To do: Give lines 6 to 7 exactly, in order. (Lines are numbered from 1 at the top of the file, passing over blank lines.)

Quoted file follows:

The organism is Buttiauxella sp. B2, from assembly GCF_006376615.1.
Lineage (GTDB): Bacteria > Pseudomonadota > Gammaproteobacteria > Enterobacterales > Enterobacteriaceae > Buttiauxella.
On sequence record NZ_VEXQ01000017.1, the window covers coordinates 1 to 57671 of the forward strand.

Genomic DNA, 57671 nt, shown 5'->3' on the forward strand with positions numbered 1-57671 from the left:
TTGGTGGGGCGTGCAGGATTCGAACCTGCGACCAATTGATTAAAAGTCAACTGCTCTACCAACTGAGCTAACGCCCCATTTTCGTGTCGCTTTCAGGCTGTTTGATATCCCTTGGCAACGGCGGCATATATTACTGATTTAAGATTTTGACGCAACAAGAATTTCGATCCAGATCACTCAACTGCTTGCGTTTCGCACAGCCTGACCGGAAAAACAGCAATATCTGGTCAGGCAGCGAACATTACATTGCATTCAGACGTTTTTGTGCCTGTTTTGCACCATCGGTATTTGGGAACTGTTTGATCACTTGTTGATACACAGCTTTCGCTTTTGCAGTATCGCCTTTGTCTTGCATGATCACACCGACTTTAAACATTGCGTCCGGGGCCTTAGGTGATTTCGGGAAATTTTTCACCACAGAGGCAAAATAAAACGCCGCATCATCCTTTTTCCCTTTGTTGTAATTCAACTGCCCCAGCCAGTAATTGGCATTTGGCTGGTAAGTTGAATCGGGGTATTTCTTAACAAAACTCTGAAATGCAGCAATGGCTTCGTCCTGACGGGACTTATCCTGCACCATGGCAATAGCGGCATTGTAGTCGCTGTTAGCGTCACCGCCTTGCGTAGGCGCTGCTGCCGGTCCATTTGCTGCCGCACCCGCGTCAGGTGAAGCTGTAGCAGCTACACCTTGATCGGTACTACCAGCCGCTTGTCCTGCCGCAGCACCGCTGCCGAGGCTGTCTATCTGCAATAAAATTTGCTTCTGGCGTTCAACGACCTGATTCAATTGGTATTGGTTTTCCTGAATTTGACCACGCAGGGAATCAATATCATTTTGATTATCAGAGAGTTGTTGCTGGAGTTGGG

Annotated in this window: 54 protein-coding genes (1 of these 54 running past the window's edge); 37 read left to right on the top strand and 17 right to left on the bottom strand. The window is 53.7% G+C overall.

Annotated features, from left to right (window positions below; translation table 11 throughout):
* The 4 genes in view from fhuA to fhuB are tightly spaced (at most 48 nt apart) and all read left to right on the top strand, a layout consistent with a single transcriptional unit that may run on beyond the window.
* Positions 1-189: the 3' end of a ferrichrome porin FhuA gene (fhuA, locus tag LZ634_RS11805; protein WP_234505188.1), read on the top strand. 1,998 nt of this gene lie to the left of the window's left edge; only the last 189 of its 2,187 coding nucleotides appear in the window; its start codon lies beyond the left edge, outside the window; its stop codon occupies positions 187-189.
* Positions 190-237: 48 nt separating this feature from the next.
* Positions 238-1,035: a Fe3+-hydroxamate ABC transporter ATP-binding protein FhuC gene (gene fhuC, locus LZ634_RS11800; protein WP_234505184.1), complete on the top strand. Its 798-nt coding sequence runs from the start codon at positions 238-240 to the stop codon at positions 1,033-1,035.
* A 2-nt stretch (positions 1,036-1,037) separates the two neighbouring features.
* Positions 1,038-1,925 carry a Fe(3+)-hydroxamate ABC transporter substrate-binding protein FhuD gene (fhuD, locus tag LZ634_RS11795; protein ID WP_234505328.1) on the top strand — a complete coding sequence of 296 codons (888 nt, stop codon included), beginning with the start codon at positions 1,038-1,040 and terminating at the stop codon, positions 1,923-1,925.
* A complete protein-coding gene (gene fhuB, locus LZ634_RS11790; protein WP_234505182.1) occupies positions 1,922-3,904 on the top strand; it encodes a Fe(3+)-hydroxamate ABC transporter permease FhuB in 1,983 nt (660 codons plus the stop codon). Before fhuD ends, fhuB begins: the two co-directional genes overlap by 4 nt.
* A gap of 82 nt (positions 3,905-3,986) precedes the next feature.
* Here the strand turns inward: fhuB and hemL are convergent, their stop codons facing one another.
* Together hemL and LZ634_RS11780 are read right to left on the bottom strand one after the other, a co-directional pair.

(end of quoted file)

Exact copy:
Annotated in this window: 54 protein-coding genes (1 of these 54 running past the window's edge); 37 read left to right on the top strand and 17 right to left on the bottom strand. The window is 53.7% G+C overall.

Annotated features, from left to right (window positions below; translation table 11 throughout):